In recent posts, we have looked at the deficit over the next 10 years, according to the nonprofit Congressional Budget Office (CBO), and the debt over that same period. Now, we are ready to take a look at what that problem might mean for us as a country. It is certainly a problem, but is it solvable? And if so, what would it take to solve it?
What the most recent data tells us
We closed yesterday's post with the conclusion that, with the deficit adding to the debt every year, we will need to find $600 billion over the next 10 years just to stay even with the current deficits. I was originally going to analyze what would need to be done to get us closer to balance in 2028.
Stepping back a bit, though, doing anything in 10 years is speculative. It makes much more sense to see what it would take to bring us to balance now—and then use that to try to project the future. We will still be guessing but, hopefully, from a more solid foundation. So, let’s look at the most recent available data, for 2017, and see what that tells us.
According to the CBO, revenue in 2017 was $3.3 trillion, divided as $1.6 trillion in individual income taxes, $1.2 trillion in payroll taxes that fund social security and Medicare, $297 billion in corporate income taxes, and $270 billion in other taxes and revenue sources. Spending overall was $3.7 trillion, leading to a $400 billion deficit in 2017 before considering interest payments; these payments added $270 billion for a total spend of $4 trillion and a deficit of almost $700 billion.
Balancing the budget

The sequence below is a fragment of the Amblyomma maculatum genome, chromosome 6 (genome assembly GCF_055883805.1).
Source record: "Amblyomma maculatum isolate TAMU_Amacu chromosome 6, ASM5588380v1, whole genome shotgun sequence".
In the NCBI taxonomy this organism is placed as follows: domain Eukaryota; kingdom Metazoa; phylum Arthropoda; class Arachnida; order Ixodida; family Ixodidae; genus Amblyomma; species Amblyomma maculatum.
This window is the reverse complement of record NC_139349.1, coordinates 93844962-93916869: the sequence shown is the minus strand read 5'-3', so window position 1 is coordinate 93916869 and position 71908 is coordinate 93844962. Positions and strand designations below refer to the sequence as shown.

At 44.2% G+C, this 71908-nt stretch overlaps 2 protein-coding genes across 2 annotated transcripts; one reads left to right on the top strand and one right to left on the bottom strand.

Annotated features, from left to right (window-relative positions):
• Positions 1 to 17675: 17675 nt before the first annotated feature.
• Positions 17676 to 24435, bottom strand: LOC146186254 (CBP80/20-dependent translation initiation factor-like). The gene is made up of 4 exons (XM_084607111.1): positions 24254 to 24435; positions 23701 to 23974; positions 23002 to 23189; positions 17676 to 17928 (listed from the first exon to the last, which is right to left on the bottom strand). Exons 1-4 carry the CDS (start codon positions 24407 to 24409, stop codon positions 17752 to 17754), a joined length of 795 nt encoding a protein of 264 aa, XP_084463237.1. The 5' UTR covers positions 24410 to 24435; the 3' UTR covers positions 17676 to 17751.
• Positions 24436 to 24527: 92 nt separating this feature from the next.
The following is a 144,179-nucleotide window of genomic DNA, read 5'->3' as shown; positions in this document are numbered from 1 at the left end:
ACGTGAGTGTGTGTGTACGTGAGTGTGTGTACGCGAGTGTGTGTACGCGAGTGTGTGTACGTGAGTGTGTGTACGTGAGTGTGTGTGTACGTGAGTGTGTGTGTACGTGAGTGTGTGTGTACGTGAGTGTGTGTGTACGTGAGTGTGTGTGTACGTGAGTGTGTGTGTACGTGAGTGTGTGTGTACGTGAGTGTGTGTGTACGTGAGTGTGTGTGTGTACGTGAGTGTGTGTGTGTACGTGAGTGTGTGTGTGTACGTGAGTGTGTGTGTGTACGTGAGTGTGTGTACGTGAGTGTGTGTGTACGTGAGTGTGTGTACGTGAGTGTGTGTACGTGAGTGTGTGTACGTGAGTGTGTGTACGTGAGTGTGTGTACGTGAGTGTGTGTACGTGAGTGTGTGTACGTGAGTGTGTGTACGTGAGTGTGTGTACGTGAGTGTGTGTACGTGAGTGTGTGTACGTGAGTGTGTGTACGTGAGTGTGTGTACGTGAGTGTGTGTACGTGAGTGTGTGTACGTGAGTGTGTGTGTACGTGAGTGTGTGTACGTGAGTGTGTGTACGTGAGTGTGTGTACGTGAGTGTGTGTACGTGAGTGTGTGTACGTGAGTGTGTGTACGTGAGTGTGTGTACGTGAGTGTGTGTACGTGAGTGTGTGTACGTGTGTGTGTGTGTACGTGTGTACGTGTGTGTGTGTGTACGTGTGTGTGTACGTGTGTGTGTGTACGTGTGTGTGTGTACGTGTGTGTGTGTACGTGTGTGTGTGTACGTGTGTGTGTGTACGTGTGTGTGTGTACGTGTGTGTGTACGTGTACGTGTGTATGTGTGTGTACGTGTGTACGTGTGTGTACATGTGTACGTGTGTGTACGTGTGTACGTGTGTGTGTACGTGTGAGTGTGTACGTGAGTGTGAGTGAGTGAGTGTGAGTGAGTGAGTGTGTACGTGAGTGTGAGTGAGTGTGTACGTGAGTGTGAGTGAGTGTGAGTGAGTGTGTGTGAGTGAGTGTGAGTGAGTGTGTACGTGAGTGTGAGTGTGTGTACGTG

To balance the budget, there are two possibilities: more revenue and lower spending. Let’s take a look at what each option would entail to eliminate the actual $700 billion deficit and balance the 2017 budget.
More revenue. To balance the 2017 budget by raising revenue, we would have to raise tax rates and charges by 21 percent across the board. In other words, the tax bill of every person and company would have to rise by 21 percent. Failing that, we could decide to focus on revenue increases.
- If we focused on individual taxes, including both income and payroll, we would have to increase them by 25 percent.
- If we focused on corporate taxes, we would have to increase them by 236 percent, or more than triple them.
From a revenue perspective, it would take massive tax hikes to eliminate the deficit based on 2017 numbers. Remember, the current budget—with more spending and lower revenues—would require even bigger increases.
Lower spending. The 2017 budget has $2.5 trillion in mandatory spending, including social security, Medicare and Medicaid, and other benefit and retirement programs. The balance of the budget is $1.2 trillion in what is known as “discretionary spending,” roughly evenly divided between defense and literally everything else the federal government does. The total federal budget was therefore about $3.7 trillion. To balance the 2017 budget by cutting spending, there are two options.
- First, we could focus on discretionary spending. This would mean either eliminating the Defense department and cutting $100 billion (16 percent) from everything else or eliminating every single federal expense except for defense and then cutting $100 billion (16 percent) from defense.
- Second, since discretionary spending is only one-third of the budget, we could take on mandatory spending requirements and eliminate Medicare or cut social security by two-thirds.
Note that the second option would require legislation; those items are required by law, which is why they are called “mandatory spending.” Note also that these have traditionally been the third rail of American politics.
These are all bad choices. But this is what we have to do if we want to balance the budget: massive tax hikes or massive spending cuts. On the face of it, this doesn’t necessarily look like a solvable problem, which is the question we started with several days ago. As I said then, we have been through this once before, fairly recently. Next week, we will take a deeper look at how we can solve the problem. Spoiler alert—it involves both options.